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Stanley H. Kapner

JLS 1943



Stanley Kapner, Pineau, 20_06_11

_06, AUCBL.
KAPNER— Stanley H., died on September 6, 2009 at age 90. He retired as Director of Public Affairs at Time Inc. in 1979. Previously, he was the company's chief public affairs officer in the United Kingdom. A Magna cum Laude graduate of Harvard College (1940), Kapner immediately began writing film documentaries in Los Angeles. He enlisted in the U.S. Navy during World War II, held the rank of Ensign after completing Japanese Language School, and saw action in the Pacific Theater. He was a freelance writer in Paris prior to joining Time in 1955. He is survived by Catherine Segal Kapner, his wife of 57 years; a daughter-in-law, Paola; two granddaughters, Julia and Sveva, of Milan; and a niece, Karen K. Hyman, of Illinois. His son Frederic, a journalist, predeceased him in 2005. An excellent speechwriter, as well as author of plays and short fiction, Kapner was a mentor to many who benefited from his precise editorial eye. A memorial service is being planned.

New York Times



Paid Death Notices

September 9, 2009

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Stan Kapner Reprise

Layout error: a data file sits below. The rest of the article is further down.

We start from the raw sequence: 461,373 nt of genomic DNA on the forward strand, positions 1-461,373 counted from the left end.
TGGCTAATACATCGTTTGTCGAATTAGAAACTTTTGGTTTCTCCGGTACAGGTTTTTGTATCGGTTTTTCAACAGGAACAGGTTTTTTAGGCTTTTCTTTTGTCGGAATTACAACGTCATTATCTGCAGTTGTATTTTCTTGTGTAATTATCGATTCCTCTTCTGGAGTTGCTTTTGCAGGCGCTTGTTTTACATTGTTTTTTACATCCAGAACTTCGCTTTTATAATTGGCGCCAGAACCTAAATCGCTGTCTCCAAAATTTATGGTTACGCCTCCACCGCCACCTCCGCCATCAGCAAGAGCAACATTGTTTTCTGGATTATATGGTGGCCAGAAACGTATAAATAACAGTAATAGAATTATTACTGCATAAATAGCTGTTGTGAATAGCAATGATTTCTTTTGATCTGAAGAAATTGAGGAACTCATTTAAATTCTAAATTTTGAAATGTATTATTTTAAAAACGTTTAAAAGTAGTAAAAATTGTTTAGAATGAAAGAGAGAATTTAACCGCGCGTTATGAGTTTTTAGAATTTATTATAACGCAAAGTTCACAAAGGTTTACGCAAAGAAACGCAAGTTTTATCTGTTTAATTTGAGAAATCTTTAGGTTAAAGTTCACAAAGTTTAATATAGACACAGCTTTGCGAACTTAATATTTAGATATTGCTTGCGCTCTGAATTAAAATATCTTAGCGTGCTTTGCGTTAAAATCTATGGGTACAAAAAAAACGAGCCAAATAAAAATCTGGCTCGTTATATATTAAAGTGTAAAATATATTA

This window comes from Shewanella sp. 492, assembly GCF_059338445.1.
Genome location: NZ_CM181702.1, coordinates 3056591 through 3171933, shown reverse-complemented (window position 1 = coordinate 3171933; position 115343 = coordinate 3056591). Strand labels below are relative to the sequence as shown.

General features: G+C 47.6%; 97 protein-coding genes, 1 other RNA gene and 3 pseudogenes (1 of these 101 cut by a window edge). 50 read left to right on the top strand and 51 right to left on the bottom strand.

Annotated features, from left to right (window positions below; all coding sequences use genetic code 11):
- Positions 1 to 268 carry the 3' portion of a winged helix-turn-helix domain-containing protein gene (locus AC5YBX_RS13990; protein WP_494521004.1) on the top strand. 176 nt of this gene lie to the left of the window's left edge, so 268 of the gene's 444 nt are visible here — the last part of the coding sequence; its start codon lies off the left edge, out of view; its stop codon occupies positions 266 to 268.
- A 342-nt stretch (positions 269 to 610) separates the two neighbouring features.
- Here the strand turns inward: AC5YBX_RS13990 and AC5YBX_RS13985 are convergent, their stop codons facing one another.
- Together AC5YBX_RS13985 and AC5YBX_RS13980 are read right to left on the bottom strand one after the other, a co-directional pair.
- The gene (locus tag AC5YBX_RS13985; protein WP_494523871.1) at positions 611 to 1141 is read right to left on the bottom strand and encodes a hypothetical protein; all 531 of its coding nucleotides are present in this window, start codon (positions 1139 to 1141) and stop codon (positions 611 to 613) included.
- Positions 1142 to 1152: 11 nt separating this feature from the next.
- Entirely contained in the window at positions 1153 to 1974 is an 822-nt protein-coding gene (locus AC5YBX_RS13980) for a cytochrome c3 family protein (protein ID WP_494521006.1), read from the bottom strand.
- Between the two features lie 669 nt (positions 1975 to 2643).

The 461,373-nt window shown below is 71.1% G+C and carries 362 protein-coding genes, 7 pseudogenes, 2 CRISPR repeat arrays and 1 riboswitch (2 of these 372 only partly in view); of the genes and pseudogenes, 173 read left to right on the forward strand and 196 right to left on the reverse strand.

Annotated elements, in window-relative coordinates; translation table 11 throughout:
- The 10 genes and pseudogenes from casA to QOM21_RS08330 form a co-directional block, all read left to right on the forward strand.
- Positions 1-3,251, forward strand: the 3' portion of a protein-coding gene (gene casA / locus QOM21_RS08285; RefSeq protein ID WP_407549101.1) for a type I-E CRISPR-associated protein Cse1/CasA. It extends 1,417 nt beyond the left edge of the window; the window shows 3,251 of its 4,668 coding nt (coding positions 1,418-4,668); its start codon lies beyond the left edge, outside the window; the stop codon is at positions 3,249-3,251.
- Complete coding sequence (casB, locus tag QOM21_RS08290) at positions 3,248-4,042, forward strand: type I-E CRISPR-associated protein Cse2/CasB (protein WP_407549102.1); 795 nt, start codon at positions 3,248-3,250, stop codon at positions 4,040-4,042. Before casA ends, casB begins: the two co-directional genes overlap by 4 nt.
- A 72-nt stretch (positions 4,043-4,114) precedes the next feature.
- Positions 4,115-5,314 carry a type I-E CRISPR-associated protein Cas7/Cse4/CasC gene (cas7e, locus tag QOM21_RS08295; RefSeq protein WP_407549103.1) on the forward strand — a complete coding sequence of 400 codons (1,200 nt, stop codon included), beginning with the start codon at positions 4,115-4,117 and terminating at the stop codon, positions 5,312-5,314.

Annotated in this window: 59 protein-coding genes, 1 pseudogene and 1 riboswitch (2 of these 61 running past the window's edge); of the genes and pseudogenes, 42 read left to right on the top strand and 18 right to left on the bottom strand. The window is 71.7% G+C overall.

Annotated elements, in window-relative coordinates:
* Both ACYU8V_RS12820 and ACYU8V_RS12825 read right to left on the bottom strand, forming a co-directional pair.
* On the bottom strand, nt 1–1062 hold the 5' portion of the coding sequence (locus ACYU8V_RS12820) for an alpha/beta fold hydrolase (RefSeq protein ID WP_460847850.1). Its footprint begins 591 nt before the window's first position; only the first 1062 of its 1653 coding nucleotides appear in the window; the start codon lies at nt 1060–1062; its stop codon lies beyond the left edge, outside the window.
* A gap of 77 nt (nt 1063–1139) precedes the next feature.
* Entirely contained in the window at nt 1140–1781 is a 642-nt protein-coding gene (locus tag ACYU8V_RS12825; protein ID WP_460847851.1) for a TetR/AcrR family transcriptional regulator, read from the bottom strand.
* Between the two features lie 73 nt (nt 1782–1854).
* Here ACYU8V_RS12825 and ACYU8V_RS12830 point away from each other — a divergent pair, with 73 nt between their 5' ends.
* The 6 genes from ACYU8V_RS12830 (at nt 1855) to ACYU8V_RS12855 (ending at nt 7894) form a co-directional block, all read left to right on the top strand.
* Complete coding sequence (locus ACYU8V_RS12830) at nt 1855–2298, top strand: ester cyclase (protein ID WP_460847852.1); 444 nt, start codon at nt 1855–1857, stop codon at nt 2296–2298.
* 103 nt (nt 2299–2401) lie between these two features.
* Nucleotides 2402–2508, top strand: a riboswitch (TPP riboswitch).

I'm sorry to report that my dear friend Stan Kapner, JLS 1943, died on September 6 a few days before his 91st birthday. We first met in Boulder in the summer of 1942, and although after graduation he went to Hawaii and saw action in the Pacific while I was sent to Washington, we resumed our friendship after the war and it lasted for 67 years.
You may want to take a look at what I wrote for The Interpreter several years ago about Stan and me as co-authors of the book for the musical comedy we put on in the spring of 1943 [Issues #43, April 15, 2002 and #71A, January 15, 2004], and about his postwar residence in Paris, where he met and married his charming French girlfriend, Catherine.  The obit describes his important work for Time, Inc. after he came home to the States in the early 1950s until he retired in 1979.

Gene Sosin

JLS 1943

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Response to Query

on Ira A. Watson